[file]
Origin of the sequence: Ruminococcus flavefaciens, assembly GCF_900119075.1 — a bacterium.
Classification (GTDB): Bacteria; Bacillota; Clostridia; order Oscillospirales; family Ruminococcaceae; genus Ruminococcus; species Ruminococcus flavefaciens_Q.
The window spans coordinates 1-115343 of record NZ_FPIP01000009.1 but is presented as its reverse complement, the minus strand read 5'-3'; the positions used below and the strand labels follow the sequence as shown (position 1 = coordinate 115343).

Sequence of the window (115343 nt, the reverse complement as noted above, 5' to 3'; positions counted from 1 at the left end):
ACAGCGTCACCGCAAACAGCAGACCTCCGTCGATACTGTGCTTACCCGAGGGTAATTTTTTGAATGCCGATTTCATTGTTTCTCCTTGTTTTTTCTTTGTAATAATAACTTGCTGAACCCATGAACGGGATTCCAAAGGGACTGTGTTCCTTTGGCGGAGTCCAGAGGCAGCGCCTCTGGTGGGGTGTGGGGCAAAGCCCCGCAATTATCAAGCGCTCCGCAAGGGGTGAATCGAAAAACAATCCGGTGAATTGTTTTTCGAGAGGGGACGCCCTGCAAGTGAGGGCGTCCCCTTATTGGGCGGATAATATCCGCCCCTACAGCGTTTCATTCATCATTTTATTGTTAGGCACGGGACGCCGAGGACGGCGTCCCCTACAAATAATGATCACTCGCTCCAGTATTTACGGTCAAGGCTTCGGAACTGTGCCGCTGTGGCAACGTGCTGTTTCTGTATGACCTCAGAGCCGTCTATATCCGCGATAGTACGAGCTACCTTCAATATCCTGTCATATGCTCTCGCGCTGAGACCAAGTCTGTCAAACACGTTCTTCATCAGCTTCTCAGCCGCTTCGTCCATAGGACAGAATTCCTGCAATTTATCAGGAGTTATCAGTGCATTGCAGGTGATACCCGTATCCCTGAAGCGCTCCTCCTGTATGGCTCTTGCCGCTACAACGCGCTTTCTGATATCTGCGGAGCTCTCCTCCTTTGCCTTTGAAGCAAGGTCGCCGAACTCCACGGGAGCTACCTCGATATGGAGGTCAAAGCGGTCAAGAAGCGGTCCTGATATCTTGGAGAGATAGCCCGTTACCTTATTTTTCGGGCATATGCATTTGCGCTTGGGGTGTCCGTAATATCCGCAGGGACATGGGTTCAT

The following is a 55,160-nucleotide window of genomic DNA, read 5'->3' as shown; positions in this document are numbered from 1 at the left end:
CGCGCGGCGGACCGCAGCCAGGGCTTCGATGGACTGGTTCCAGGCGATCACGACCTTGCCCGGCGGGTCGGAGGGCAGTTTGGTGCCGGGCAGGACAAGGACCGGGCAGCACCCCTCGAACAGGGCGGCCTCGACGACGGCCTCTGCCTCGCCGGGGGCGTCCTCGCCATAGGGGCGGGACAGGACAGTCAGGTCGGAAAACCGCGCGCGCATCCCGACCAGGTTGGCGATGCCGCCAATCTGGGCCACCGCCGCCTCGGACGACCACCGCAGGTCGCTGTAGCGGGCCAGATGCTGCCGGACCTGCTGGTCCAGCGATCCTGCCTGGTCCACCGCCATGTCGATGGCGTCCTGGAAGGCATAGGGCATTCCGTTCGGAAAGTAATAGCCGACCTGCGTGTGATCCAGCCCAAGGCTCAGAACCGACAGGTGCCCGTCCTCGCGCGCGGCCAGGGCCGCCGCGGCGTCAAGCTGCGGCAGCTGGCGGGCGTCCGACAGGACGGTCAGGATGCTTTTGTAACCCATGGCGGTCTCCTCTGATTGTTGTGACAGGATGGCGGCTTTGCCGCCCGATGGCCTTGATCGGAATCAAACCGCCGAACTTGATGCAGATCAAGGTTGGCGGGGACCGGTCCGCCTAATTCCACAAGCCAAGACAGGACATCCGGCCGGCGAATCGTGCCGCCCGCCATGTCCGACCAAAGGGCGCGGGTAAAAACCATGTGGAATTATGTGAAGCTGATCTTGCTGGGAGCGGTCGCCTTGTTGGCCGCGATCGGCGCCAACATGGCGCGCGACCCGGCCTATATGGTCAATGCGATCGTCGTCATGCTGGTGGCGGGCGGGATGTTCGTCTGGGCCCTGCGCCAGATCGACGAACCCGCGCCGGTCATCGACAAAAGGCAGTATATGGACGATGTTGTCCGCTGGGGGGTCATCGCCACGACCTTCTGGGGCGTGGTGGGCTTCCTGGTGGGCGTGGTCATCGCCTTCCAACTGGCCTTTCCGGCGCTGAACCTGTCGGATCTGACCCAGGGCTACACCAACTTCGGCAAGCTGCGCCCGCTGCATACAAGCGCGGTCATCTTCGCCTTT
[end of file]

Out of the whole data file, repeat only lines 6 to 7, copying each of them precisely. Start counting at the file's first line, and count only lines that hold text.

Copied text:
The following is a 55,160-nucleotide window of genomic DNA, read 5'->3' as shown; positions in this document are numbered from 1 at the left end:
CGCGCGGCGGACCGCAGCCAGGGCTTCGATGGACTGGTTCCAGGCGATCACGACCTTGCCCGGCGGGTCGGAGGGCAGTTTGGTGCCGGGCAGGACAAGGACCGGGCAGCACCCCTCGAACAGGGCGGCCTCGACGACGGCCTCTGCCTCGCCGGGGGCGTCCTCGCCATAGGGGCGGGACAGGACAGTCAGGTCGGAAAACCGCGCGCGCATCCCGACCAGGTTGGCGATGCCGCCAATCTGGGCCACCGCCGCCTCGGACGACCACCGCAGGTCGCTGTAGCGGGCCAGATGCTGCCGGACCTGCTGGTCCAGCGATCCTGCCTGGTCCACCGCCATGTCGATGGCGTCCTGGAAGGCATAGGGCATTCCGTTCGGAAAGTAATAGCCGACCTGCGTGTGATCCAGCCCAAGGCTCAGAACCGACAGGTGCCCGTCCTCGCGCGCGGCCAGGGCCGCCGCGGCGTCAAGCTGCGGCAGCTGGCGGGCGTCCGACAGGACGGTCAGGATGCTTTTGTAACCCATGGCGGTCTCCTCTGATTGTTGTGACAGGATGGCGGCTTTGCCGCCCGATGGCCTTGATCGGAATCAAACCGCCGAACTTGATGCAGATCAAGGTTGGCGGGGACCGGTCCGCCTAATTCCACAAGCCAAGACAGGACATCCGGCCGGCGAATCGTGCCGCCCGCCATGTCCGACCAAAGGGCGCGGGTAAAAACCATGTGGAATTATGTGAAGCTGATCTTGCTGGGAGCGGTCGCCTTGTTGGCCGCGATCGGCGCCAACATGGCGCGCGACCCGGCCTATATGGTCAATGCGATCGTCGTCATGCTGGTGGCGGGCGGGATGTTCGTCTGGGCCCTGCGCCAGATCGACGAACCCGCGCCGGTCATCGACAAAAGGCAGTATATGGACGATGTTGTCCGCTGGGGGGTCATCGCCACGACCTTCTGGGGCGTGGTGGGCTTCCTGGTGGGCGTGGTCATCGCCTTCCAACTGGCCTTTCCGGCGCTGAACCTGTCGGATCTGACCCAGGGCTACACCAACTTCGGCAAGCTGCGCCCGCTGCATACAAGCGCGGTCATCTTCGCCTTT